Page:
We therefore demand:

  1. Unconditional removal of MUHURI and Haki Africa from the terrorism list and the immediate lifting of any freezing or restriction of the activities of these organisations;
  2. That the Government adheres to Article 47 of the Constitution of Kenya which provides for the right to “administrative action that is expeditious, efficient, lawful, reasonable and procedurally fair.” In particular Article 47 (2) which provides that: “if a right or fundamental freedom of a person has been or is likely to be adversely affected by administrative action, the person has the right to be given written reasons for the action.”
  3. That the Government upholds Article 27(4) in the Bill of Rights and desists from profiling individuals of Muslim or Somali descent;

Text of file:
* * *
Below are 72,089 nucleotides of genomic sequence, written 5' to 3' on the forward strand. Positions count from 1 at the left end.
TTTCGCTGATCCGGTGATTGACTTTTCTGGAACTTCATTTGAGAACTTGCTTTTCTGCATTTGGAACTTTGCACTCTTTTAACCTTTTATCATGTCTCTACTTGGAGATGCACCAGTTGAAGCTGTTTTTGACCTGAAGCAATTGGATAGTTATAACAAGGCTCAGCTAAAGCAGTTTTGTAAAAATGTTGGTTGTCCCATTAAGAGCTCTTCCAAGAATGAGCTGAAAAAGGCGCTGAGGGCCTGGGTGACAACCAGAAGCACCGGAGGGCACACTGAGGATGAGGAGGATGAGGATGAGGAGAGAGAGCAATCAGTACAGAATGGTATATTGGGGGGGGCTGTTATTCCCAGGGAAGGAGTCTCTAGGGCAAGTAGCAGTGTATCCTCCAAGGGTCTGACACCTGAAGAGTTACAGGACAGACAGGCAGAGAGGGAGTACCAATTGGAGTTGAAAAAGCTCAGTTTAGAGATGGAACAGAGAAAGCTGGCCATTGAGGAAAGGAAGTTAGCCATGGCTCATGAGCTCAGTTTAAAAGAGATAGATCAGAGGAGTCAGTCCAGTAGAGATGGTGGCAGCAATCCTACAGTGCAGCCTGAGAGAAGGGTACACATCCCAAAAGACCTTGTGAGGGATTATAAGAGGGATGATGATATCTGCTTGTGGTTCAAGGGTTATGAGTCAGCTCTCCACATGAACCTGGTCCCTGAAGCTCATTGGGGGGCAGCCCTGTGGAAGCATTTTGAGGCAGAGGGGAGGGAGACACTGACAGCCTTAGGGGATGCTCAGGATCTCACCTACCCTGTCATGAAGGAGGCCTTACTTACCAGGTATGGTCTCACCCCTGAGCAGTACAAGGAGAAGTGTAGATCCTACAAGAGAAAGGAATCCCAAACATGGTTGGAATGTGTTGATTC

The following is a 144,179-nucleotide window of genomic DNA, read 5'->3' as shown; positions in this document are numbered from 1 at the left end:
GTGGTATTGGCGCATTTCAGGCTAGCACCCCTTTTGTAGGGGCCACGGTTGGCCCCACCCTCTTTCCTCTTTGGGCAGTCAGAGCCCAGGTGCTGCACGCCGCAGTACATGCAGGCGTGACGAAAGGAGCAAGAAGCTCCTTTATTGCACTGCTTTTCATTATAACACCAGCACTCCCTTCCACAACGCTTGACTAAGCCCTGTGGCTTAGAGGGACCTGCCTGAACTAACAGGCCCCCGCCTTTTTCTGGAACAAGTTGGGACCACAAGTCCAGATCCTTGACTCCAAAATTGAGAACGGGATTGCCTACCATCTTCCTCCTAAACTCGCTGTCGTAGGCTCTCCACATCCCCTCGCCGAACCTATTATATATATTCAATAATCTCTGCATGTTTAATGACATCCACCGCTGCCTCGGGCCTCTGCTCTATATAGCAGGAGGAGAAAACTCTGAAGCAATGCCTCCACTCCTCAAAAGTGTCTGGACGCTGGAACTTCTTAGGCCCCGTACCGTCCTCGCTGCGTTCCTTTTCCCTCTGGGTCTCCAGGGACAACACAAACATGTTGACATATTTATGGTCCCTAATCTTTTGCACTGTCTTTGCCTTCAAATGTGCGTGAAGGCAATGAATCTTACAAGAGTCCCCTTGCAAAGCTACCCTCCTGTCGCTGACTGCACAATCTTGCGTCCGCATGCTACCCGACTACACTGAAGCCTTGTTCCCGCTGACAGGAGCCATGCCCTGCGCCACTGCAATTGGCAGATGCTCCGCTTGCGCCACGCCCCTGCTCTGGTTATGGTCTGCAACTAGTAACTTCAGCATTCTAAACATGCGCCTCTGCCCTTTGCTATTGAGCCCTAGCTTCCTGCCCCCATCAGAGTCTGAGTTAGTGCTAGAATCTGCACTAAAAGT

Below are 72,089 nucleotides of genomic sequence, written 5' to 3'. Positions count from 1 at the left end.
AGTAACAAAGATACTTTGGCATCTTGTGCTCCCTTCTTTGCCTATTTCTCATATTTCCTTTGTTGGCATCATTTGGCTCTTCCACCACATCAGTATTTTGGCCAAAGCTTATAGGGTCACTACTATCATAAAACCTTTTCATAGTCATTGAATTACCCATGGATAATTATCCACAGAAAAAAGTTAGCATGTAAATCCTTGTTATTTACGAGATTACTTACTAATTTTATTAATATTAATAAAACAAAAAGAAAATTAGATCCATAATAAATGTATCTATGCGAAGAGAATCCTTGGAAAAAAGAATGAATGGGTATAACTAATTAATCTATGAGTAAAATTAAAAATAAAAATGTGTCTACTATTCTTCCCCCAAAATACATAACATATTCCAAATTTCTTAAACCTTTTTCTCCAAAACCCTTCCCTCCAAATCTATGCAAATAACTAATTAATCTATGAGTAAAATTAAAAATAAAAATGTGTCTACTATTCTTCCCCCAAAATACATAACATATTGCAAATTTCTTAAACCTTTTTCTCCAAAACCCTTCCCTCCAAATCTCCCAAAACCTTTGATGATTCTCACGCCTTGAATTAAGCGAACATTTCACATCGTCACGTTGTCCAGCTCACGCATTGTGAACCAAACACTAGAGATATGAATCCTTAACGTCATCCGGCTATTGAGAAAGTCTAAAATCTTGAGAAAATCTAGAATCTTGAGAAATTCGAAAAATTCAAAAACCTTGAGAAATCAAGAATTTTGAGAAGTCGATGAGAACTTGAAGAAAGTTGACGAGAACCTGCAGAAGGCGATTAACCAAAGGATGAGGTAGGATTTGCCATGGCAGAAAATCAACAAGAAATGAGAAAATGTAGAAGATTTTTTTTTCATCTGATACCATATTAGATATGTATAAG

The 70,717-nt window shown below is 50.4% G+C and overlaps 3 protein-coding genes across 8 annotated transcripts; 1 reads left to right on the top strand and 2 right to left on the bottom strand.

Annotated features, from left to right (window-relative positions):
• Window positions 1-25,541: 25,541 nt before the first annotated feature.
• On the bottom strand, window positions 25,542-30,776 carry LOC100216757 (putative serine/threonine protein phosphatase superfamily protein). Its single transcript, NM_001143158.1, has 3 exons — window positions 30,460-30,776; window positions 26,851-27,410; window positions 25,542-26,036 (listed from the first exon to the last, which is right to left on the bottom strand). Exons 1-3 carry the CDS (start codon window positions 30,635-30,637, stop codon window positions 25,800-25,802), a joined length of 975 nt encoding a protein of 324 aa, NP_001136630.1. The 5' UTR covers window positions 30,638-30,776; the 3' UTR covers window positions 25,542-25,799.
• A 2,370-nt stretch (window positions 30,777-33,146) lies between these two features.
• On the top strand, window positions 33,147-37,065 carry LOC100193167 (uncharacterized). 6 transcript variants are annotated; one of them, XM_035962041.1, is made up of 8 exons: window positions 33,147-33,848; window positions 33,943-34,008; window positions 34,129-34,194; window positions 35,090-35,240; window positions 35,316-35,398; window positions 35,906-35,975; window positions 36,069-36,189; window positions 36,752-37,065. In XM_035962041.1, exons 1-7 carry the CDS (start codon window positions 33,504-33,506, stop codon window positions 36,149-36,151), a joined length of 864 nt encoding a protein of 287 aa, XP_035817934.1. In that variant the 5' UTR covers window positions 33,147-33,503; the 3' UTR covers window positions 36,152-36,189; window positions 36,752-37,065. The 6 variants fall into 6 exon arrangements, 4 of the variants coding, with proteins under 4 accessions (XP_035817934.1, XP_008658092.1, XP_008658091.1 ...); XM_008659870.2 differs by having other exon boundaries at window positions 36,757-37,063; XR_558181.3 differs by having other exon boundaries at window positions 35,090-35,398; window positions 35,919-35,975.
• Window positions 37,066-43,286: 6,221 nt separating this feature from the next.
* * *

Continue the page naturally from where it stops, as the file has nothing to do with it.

4. That the Government fulfills its obligation to protect its citizens by enhancing its security presence in vulnerable parts of the Country and assures all citizens and residents of Kenya of their safety. In this regard the Government should address root causes of insecurity, including inequality and other grievances in vulnerable parts of the country;
  1. That the Government acknowledges the important role played by civil society in promoting tolerance in the struggle against violent extremism and ensure an enabling environment in which human rights defenders and civil society can operate free from hindrance and insecurity.| END


13TH APRIL 2015

  1. ……………………………………………

Kenya Human Rights Commission (KHRC)

  1. …………………………………………..

The Kenya Section of International Commission of Jurists (ICJ Kenya)

  1. Kamau Ngugi, Executive Director

National Coalition of Human Rights Defenders (NCHRD-K)

  1. ………………………………………….

Kenyans for Peace with Truth and Justice (KPTJ)

  1. ………………………………………….